As the plot twists its way through various insane and unseemly revelations, Park Chan-wook fills the movie’s running time with unforgettable scenes and sequences, creating an entrancing head-trip of a movie.  One scene that is undoubtedly the movie’s feature attraction, a three-minute fight scene where the hero dispatches with a hallway full of faceless thugs using only a hammer, is only one of the notable scenes in Oldboy.  Choi Min-sik devouring a living octopus whole, as well as the villain (Yoo Ji-tae) clad in a gas mask and hazmat suit spooning a naked Oh Dae-su are two more examples of the enthralling artistry on display in this movie.

As the particularities of the plot reveal themselves and the story delivers a sickening denouement, the true intricacy of Oldboy reveals itself.  As the movie ends and each character’s path finds its own twisted conclusion, a message finally makes itself clear.  This is a movie about obsession, showing the way that vengeance, especially when taken to its greatest possible extremes, brings only evil into the world.  Through his use of ecstatically inventive filmmaking, Park Chan-wook has created an unflinching, deeply entertaining, and philosophically relevant work of art.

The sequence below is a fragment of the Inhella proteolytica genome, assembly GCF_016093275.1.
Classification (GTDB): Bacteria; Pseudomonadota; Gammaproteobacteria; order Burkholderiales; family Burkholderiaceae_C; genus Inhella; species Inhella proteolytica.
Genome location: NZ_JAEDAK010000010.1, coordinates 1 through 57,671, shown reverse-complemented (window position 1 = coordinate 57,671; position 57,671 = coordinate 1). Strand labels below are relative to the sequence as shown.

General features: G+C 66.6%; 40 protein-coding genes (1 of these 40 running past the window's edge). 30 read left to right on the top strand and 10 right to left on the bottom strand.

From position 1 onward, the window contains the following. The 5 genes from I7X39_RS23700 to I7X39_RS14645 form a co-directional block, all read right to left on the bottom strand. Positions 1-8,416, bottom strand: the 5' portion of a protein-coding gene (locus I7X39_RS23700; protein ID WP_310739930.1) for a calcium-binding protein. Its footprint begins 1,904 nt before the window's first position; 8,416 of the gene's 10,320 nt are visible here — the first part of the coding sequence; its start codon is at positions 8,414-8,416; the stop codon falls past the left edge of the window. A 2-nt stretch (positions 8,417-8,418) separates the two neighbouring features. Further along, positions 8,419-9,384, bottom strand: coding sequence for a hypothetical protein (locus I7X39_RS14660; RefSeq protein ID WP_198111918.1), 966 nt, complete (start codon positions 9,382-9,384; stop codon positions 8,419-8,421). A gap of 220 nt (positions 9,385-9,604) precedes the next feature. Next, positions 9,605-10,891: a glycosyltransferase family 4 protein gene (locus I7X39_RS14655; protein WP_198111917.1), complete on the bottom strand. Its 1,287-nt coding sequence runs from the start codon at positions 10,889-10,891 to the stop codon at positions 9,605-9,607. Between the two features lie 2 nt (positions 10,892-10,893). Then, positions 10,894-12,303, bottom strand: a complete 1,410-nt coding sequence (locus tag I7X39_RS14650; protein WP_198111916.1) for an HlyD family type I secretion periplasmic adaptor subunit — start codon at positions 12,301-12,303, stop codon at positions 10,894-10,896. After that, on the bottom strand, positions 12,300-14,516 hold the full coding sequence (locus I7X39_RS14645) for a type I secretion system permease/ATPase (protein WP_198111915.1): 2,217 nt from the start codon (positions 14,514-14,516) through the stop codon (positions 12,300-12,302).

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Movie Review: Oldboy (2003)

Poem: Beacon

Hollow artifice, ironically surrendering, seriously

stationing paper doll houses, slinkily pointed snakebite

venom of eternity, puncturing the platitudinous

anchors chaining patriarchy, stone faces, mountain hollows

frakked for gold and frankincense, under the glower

cloudless blue forever, until it burns to see

what’s being done, that it is nothing until tomorrow

tornado sharks raining, spin one eighty

jesus christ it’s almost here, unstoppable endings.

 

Fear the fathomless hope, haunting dreams

whistling horror head holes, wicked banalities

whisper “never” sweetly, to be ignored

forever, fight with a smiling fist, into the mirror

frowning falsehoods, discover the dawn break

exterior startling, feelings dazzle the drunken

heart breakers, flash the bro faces blind

stumbling over footstools, existing as a hurricane

lighthouse unmoving, point the way to the soul.

Poem: Beacon